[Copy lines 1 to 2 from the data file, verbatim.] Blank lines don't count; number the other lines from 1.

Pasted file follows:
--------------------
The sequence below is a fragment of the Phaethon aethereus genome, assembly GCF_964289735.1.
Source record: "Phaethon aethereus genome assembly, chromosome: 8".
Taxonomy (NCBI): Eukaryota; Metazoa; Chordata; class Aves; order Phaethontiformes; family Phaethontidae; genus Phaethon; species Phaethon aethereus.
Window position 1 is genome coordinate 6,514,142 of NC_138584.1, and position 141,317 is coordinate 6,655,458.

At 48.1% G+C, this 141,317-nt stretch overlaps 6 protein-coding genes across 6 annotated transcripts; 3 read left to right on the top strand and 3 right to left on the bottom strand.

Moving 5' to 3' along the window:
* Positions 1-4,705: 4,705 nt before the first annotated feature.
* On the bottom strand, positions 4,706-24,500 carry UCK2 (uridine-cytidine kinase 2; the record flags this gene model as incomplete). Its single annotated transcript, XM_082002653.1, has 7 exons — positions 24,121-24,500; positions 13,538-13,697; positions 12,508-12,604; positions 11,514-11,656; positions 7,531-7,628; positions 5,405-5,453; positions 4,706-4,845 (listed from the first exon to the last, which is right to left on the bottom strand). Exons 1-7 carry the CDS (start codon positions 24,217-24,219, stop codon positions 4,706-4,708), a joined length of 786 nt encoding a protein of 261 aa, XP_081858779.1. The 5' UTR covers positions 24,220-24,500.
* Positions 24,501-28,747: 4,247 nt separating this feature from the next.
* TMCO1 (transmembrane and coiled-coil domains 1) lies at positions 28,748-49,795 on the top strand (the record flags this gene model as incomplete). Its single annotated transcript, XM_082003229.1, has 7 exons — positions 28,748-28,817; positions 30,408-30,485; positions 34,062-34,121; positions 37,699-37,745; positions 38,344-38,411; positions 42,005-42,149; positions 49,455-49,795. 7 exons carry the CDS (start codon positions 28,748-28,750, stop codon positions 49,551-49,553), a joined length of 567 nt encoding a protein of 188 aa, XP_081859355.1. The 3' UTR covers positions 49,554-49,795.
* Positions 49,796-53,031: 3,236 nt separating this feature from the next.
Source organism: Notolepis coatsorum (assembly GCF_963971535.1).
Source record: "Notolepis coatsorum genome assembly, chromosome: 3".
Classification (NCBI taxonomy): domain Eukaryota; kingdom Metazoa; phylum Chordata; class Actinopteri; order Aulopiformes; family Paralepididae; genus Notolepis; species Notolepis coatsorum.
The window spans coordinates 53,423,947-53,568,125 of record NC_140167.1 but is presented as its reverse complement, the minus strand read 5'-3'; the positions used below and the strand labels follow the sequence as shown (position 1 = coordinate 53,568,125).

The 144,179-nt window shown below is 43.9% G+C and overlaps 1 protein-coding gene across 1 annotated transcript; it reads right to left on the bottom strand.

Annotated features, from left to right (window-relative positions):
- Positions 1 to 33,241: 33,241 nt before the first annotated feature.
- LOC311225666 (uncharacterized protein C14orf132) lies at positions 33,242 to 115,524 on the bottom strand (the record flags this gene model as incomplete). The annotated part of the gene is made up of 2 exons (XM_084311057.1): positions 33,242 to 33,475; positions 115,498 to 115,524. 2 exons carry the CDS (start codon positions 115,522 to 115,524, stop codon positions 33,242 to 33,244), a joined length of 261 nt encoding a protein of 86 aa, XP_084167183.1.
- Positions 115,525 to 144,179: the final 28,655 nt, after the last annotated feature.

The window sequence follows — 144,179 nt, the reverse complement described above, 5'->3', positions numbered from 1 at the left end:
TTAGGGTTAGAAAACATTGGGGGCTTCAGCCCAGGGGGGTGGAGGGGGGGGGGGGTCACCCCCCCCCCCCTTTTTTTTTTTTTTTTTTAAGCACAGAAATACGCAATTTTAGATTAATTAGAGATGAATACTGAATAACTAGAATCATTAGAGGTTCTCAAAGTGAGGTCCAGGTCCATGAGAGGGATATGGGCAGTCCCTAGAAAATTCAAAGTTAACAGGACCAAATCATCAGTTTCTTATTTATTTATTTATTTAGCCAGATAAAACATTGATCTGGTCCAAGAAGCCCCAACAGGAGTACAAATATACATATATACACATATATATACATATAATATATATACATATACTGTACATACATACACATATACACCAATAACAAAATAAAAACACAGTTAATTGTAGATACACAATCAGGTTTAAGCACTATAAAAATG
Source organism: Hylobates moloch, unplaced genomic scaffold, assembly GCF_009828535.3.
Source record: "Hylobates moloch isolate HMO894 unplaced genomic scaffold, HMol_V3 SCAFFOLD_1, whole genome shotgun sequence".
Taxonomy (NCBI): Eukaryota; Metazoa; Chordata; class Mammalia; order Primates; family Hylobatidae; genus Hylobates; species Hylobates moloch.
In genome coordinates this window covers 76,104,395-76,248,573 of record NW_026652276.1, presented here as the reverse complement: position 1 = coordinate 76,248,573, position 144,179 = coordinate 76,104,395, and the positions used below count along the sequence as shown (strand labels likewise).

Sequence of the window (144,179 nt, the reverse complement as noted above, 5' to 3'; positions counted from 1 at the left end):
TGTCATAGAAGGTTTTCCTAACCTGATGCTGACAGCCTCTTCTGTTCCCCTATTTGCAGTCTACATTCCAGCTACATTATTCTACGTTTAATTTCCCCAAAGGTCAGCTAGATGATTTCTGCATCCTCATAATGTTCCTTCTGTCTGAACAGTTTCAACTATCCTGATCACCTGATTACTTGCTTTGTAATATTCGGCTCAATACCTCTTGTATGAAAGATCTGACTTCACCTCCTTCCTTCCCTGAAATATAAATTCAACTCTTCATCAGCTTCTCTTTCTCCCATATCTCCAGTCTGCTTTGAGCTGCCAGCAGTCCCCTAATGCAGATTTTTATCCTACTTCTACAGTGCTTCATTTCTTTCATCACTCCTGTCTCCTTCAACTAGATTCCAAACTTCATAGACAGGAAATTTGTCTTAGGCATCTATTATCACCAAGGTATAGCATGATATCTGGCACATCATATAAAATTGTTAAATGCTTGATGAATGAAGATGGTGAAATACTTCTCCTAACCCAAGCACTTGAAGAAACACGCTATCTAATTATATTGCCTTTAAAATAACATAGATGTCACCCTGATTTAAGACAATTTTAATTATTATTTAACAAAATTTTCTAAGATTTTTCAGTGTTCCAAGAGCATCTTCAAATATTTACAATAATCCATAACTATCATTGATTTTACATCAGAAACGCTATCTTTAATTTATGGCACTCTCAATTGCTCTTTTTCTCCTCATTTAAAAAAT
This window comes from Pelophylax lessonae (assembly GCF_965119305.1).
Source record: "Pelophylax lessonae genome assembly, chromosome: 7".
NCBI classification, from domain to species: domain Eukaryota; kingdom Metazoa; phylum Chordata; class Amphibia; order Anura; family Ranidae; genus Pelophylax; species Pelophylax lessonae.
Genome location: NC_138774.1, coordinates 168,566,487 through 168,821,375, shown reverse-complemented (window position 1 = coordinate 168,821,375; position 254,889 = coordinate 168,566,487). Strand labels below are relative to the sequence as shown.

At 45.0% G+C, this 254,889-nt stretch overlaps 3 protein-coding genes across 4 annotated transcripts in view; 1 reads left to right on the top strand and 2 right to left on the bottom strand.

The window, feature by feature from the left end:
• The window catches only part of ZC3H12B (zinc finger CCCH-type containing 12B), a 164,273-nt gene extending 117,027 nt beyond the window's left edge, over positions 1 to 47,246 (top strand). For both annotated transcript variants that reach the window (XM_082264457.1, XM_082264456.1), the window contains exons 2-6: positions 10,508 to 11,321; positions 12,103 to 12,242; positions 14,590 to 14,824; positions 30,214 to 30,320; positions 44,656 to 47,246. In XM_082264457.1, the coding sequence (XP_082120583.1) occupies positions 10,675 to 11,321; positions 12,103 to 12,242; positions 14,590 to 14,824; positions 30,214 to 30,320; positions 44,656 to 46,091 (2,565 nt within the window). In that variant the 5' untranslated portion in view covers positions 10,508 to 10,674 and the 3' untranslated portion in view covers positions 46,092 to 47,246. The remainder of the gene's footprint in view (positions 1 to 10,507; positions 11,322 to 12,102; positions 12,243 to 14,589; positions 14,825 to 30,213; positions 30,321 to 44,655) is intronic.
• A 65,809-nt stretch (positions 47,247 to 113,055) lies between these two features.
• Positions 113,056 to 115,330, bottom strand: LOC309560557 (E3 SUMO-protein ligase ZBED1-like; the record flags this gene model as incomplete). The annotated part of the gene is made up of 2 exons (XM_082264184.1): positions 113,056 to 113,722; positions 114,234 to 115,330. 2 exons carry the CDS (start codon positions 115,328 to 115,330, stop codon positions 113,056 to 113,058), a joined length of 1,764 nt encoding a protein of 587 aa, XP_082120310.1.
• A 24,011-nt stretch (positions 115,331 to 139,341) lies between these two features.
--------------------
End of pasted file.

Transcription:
The sequence below is a fragment of the Phaethon aethereus genome, assembly GCF_964289735.1.
Source record: "Phaethon aethereus genome assembly, chromosome: 8".